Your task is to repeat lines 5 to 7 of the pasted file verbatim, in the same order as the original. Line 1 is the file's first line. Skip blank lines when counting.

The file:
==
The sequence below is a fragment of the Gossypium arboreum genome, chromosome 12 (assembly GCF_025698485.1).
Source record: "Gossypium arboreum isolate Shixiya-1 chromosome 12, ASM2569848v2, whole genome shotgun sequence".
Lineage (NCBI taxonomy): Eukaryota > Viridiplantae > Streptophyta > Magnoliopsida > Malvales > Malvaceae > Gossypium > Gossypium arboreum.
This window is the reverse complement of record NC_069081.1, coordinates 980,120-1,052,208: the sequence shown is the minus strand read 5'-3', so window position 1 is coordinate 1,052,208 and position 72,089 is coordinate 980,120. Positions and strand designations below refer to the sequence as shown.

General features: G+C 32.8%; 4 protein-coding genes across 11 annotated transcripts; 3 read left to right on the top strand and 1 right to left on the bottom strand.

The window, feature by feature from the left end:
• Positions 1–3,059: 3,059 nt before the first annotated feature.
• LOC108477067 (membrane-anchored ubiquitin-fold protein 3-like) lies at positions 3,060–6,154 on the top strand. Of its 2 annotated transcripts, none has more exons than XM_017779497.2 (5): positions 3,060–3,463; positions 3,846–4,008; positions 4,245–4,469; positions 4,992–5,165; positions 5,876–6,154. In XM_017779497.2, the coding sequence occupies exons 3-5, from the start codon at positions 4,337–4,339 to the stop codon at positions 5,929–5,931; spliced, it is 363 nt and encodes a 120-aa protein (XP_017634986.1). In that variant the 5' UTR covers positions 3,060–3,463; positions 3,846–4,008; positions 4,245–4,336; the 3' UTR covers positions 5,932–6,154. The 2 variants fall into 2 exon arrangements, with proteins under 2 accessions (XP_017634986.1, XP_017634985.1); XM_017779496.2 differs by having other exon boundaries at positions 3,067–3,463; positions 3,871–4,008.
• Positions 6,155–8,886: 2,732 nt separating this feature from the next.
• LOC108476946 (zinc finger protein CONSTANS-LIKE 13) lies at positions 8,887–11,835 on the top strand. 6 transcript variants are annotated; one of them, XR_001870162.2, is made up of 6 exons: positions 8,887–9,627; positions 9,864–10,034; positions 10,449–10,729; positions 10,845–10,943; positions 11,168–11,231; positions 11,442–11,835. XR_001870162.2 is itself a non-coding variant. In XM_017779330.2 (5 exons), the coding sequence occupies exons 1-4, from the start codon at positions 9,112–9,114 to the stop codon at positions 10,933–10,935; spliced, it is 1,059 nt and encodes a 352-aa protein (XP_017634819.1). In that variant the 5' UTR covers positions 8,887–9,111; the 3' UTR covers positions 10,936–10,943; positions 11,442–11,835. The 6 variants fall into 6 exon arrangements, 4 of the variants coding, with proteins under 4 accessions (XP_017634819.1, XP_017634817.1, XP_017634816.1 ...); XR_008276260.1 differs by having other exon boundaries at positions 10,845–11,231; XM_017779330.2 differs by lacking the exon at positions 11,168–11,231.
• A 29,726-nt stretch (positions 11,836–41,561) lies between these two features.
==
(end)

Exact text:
General features: G+C 32.8%; 4 protein-coding genes across 11 annotated transcripts; 3 read left to right on the top strand and 1 right to left on the bottom strand.

The window, feature by feature from the left end:
• Positions 1–3,059: 3,059 nt before the first annotated feature.